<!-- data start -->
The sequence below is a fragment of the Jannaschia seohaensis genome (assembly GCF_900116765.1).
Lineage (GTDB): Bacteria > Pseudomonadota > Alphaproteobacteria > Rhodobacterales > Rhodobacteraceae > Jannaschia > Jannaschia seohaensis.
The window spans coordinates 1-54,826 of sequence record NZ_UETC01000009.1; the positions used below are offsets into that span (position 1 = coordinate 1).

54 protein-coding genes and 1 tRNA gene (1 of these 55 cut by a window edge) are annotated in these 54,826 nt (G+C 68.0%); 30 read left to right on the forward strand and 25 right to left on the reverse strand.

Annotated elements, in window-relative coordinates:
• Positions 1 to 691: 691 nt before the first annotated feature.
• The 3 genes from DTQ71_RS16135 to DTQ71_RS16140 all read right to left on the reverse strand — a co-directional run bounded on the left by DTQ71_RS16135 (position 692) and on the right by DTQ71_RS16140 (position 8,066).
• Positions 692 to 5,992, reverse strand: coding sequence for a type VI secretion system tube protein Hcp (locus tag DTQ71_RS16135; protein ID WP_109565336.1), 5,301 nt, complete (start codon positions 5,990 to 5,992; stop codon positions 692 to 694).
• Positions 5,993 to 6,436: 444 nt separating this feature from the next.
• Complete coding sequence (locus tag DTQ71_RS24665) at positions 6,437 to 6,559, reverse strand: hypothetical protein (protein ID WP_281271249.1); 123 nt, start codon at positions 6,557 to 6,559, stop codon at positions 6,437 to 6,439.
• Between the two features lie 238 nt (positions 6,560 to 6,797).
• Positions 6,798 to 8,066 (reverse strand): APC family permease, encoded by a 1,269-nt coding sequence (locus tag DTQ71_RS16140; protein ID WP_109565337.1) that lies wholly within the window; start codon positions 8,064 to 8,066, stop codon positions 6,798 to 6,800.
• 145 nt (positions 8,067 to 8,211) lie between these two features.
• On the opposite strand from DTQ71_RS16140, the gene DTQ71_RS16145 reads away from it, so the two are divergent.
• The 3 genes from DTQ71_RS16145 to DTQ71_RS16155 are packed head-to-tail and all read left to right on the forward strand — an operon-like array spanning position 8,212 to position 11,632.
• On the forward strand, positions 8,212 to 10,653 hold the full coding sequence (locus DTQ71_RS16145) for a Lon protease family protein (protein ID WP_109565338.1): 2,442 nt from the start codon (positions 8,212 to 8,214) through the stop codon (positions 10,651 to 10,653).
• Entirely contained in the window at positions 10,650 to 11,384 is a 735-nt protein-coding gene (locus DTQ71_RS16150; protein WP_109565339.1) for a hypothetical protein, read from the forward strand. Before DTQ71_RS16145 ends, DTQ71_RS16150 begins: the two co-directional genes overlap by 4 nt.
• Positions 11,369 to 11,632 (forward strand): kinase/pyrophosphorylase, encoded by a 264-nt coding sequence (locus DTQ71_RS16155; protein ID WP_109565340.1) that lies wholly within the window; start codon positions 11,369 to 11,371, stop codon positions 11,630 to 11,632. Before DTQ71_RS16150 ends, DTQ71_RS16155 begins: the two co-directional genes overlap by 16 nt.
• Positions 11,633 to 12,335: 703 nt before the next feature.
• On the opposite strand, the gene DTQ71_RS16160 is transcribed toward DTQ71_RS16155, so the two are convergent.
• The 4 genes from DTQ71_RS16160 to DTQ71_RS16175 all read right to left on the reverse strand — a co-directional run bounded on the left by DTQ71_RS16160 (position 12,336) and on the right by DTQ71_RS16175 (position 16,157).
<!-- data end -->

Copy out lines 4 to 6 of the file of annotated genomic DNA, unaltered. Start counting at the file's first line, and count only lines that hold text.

54 protein-coding genes and 1 tRNA gene (1 of these 55 cut by a window edge) are annotated in these 54,826 nt (G+C 68.0%); 30 read left to right on the forward strand and 25 right to left on the reverse strand.

Annotated elements, in window-relative coordinates:
• Positions 1 to 691: 691 nt before the first annotated feature.